Sales of PCs took a significant hit during the first quarter of 2015, according to new reports from Gartner and IDC, but the research firms say that’s not necessarily a cause for concern. According to Gartner, sales worldwide sank by 5.2 percent year-over-year, while IDC reported that sales dropped by 6.7 percent year-over year.
That’s in line with predictions from earlier this year made by both firms that PC sales would decline in 2015. Part of that has to do with heavy sales in 2014 as companies replaced computers running Windows XP with newer devices. The biggest drop came from desk-based PCs, but laptops and other portables continued to show promise.
“Mobile PCs, including notebooks, hybrid and Windows tablets, grew compared with a year ago,” Mikako Kitagawa, a principal analyst at Gartner, said in a press release discussing the firm’s findings. “The first quarter results support our projection of a moderate decline of PC shipments in 2015, which will lead to a slow, consistent growth stage for the next five years.”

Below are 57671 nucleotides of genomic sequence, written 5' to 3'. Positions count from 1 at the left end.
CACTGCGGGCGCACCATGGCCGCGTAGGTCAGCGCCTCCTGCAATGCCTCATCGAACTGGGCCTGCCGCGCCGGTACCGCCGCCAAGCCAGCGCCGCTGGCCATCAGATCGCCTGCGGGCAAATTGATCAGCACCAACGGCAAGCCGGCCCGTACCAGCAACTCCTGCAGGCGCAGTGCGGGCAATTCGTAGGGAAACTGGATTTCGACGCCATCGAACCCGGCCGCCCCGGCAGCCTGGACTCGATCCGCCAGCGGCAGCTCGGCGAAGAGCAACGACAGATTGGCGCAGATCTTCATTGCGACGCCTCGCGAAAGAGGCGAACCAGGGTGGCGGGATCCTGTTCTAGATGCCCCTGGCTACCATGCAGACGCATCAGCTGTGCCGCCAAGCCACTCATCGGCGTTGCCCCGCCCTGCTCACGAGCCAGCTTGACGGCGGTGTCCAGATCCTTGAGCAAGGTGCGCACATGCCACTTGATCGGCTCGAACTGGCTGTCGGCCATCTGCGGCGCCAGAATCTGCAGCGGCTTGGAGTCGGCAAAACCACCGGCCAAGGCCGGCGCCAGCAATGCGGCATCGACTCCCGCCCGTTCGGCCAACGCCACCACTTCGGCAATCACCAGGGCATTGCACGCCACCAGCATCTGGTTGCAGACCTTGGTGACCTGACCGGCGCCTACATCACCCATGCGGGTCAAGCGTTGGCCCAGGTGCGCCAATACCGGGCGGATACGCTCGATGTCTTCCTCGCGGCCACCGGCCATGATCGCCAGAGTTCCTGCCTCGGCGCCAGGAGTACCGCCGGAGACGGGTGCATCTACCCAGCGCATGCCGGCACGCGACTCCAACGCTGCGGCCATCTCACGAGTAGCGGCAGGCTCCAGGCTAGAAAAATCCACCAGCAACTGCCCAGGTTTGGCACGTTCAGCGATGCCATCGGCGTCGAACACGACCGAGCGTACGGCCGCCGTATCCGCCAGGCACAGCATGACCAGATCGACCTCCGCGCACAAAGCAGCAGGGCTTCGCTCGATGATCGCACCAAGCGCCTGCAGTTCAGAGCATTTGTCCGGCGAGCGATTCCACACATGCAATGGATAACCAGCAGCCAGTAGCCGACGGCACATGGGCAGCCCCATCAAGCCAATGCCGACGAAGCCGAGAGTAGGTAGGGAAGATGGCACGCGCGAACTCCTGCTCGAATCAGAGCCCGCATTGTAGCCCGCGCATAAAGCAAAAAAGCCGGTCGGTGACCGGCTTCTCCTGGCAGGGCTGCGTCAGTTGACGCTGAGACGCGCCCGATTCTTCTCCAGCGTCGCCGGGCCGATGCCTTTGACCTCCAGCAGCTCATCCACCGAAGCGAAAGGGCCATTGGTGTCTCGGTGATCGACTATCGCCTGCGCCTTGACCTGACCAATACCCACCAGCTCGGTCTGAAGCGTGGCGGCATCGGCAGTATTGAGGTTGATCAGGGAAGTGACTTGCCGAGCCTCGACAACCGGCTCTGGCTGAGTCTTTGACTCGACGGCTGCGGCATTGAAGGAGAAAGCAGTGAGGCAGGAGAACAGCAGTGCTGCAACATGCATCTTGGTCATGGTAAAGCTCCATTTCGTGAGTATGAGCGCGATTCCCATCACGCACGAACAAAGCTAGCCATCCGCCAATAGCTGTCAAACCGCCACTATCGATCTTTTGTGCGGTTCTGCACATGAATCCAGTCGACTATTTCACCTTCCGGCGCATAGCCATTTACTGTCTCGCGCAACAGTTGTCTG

The drop in PC sales will have a negative effect on Microsoft’s business. Nomura equity analyst Rick Sherlund said in a note that Microsoft’s revenue from Windows OEM sales and Office will likely be lower for the first half of 2015 compared to the same period a year ago because of the Windows XP sales bump in 2014. Sherlund expects that the company’s Windows OEM revenue for the first quarter of this year will decline by 20 percent year-over-year.
As for individual manufacturers, IDC and Gartner both agree that sales of Lenovo and HP computers bucked the overall trend and grew during the quarter. In the U.S., IDC estimates that Lenovo sold more computers than Apple, and took the third spot in terms of market share. Gartner was more optimistic about Apple’s sales, projecting that the Cupertino-based company held on to its third place slot in the U.S.